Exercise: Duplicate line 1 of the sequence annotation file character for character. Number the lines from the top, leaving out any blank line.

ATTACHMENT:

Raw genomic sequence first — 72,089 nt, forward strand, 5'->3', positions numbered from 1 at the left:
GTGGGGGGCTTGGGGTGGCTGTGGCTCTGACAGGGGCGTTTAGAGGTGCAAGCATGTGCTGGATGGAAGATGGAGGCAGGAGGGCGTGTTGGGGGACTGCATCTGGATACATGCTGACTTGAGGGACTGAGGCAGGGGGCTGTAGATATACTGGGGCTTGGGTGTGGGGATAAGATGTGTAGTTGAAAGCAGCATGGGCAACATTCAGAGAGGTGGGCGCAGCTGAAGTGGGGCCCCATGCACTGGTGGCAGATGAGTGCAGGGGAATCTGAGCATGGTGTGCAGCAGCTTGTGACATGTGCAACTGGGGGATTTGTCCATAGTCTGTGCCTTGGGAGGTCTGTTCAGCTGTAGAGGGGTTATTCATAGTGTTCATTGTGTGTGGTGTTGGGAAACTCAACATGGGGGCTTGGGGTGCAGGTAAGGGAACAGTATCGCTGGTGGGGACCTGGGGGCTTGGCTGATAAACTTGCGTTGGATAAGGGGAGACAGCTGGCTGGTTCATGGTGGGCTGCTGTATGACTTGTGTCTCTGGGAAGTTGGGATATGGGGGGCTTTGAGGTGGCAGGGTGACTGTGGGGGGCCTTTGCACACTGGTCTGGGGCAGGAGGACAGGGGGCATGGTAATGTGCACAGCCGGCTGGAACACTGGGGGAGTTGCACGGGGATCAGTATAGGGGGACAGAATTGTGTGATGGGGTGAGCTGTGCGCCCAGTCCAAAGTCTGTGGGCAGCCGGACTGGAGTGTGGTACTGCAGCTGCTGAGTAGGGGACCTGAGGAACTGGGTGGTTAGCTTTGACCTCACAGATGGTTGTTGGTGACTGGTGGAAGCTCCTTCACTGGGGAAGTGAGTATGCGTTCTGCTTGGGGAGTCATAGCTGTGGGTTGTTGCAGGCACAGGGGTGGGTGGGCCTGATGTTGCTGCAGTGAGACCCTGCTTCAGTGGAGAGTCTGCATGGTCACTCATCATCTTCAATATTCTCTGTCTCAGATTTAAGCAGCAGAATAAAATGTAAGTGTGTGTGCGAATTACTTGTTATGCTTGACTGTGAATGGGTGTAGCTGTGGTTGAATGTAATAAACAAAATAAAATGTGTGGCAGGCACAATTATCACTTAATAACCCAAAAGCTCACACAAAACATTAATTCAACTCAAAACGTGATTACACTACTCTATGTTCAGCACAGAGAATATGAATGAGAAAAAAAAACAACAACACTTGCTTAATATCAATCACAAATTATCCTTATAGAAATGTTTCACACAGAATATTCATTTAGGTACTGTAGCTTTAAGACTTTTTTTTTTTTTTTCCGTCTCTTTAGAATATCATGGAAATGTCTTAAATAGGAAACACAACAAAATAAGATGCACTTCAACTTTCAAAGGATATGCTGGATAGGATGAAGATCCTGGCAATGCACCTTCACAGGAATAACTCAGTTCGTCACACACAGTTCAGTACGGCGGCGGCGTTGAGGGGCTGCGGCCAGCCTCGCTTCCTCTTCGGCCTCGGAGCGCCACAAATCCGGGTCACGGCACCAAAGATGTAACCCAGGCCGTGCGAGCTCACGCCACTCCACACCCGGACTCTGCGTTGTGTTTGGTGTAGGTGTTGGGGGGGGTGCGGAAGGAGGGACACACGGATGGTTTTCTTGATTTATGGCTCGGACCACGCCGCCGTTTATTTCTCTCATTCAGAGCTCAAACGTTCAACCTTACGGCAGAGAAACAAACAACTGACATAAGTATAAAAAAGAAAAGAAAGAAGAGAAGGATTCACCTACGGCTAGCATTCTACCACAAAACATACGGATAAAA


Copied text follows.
Raw genomic sequence first — 72,089 nt, forward strand, 5'->3', positions numbered from 1 at the left: